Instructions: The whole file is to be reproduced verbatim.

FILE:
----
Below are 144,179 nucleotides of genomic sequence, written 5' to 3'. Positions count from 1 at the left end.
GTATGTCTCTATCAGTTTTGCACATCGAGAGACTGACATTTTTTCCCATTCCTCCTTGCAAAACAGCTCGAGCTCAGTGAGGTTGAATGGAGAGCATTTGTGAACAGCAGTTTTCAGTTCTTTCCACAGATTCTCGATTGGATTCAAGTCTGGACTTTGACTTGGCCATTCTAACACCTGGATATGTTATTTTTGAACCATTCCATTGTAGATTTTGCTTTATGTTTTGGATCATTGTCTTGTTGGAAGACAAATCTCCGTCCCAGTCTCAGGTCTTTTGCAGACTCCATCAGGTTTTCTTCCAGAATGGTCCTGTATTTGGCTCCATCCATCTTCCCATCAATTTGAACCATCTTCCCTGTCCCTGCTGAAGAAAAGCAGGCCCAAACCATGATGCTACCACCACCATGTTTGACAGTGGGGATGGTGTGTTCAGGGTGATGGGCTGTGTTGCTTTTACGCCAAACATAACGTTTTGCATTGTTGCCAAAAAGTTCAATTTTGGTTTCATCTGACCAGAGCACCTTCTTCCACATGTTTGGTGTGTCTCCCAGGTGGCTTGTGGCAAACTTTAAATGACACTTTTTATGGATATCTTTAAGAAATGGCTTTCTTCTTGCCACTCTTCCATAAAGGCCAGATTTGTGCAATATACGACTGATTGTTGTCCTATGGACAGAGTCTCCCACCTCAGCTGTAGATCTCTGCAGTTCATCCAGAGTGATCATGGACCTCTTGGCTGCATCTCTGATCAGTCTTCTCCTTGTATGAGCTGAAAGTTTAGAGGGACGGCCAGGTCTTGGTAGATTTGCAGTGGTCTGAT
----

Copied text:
Below are 144,179 nucleotides of genomic sequence, written 5' to 3'. Positions count from 1 at the left end.
GTATGTCTCTATCAGTTTTGCACATCGAGAGACTGACATTTTTTCCCATTCCTCCTTGCAAAACAGCTCGAGCTCAGTGAGGTTGAATGGAGAGCATTTGTGAACAGCAGTTTTCAGTTCTTTCCACAGATTCTCGATTGGATTCAAGTCTGGACTTTGACTTGGCCATTCTAACACCTGGATATGTTATTTTTGAACCATTCCATTGTAGATTTTGCTTTATGTTTTGGATCATTGTCTTGTTGGAAGACAAATCTCCGTCCCAGTCTCAGGTCTTTTGCAGACTCCATCAGGTTTTCTTCCAGAATGGTCCTGTATTTGGCTCCATCCATCTTCCCATCAATTTGAACCATCTTCCCTGTCCCTGCTGAAGAAAAGCAGGCCCAAACCATGATGCTACCACCACCATGTTTGACAGTGGGGATGGTGTGTTCAGGGTGATGGGCTGTGTTGCTTTTACGCCAAACATAACGTTTTGCATTGTTGCCAAAAAGTTCAATTTTGGTTTCATCTGACCAGAGCACCTTCTTCCACATGTTTGGTGTGTCTCCCAGGTGGCTTGTGGCAAACTTTAAATGACACTTTTTATGGATATCTTTAAGAAATGGCTTTCTTCTTGCCACTCTTCCATAAAGGCCAGATTTGTGCAATATACGACTGATTGTTGTCCTATGGACAGAGTCTCCCACCTCAGCTGTAGATCTCTGCAGTTCATCCAGAGTGATCATGGACCTCTTGGCTGCATCTCTGATCAGTCTTCTCCTTGTATGAGCTGAAAGTTTAGAGGGACGGCCAGGTCTTGGTAGATTTGCAGTGGTCTGAT